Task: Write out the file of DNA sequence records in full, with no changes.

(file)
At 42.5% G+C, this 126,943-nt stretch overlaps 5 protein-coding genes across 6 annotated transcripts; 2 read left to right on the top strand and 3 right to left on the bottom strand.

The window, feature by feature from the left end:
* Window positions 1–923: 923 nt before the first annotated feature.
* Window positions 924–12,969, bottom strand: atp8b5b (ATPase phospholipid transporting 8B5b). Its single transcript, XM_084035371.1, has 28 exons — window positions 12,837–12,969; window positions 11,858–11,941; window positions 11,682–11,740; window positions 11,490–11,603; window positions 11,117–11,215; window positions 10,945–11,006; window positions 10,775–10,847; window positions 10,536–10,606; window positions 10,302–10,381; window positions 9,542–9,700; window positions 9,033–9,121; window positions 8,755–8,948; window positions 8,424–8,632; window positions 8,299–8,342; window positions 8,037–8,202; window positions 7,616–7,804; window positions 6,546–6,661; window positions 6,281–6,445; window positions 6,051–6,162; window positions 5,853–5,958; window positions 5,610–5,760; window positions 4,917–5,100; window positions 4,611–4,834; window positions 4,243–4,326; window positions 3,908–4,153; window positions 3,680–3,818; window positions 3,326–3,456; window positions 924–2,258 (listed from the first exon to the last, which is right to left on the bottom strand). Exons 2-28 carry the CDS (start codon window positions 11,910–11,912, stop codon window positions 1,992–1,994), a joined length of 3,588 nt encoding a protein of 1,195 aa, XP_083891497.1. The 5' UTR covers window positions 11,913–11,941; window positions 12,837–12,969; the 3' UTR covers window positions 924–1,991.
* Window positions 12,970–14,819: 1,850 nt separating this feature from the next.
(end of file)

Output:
At 42.5% G+C, this 126,943-nt stretch overlaps 5 protein-coding genes across 6 annotated transcripts; 2 read left to right on the top strand and 3 right to left on the bottom strand.

The window, feature by feature from the left end:
* Window positions 1–923: 923 nt before the first annotated feature.
* Window positions 924–12,969, bottom strand: atp8b5b (ATPase phospholipid transporting 8B5b). Its single transcript, XM_084035371.1, has 28 exons — window positions 12,837–12,969; window positions 11,858–11,941; window positions 11,682–11,740; window positions 11,490–11,603; window positions 11,117–11,215; window positions 10,945–11,006; window positions 10,775–10,847; window positions 10,536–10,606; window positions 10,302–10,381; window positions 9,542–9,700; window positions 9,033–9,121; window positions 8,755–8,948; window positions 8,424–8,632; window positions 8,299–8,342; window positions 8,037–8,202; window positions 7,616–7,804; window positions 6,546–6,661; window positions 6,281–6,445; window positions 6,051–6,162; window positions 5,853–5,958; window positions 5,610–5,760; window positions 4,917–5,100; window positions 4,611–4,834; window positions 4,243–4,326; window positions 3,908–4,153; window positions 3,680–3,818; window positions 3,326–3,456; window positions 924–2,258 (listed from the first exon to the last, which is right to left on the bottom strand). Exons 2-28 carry the CDS (start codon window positions 11,910–11,912, stop codon window positions 1,992–1,994), a joined length of 3,588 nt encoding a protein of 1,195 aa, XP_083891497.1. The 5' UTR covers window positions 11,913–11,941; window positions 12,837–12,969; the 3' UTR covers window positions 924–1,991.
* Window positions 12,970–14,819: 1,850 nt separating this feature from the next.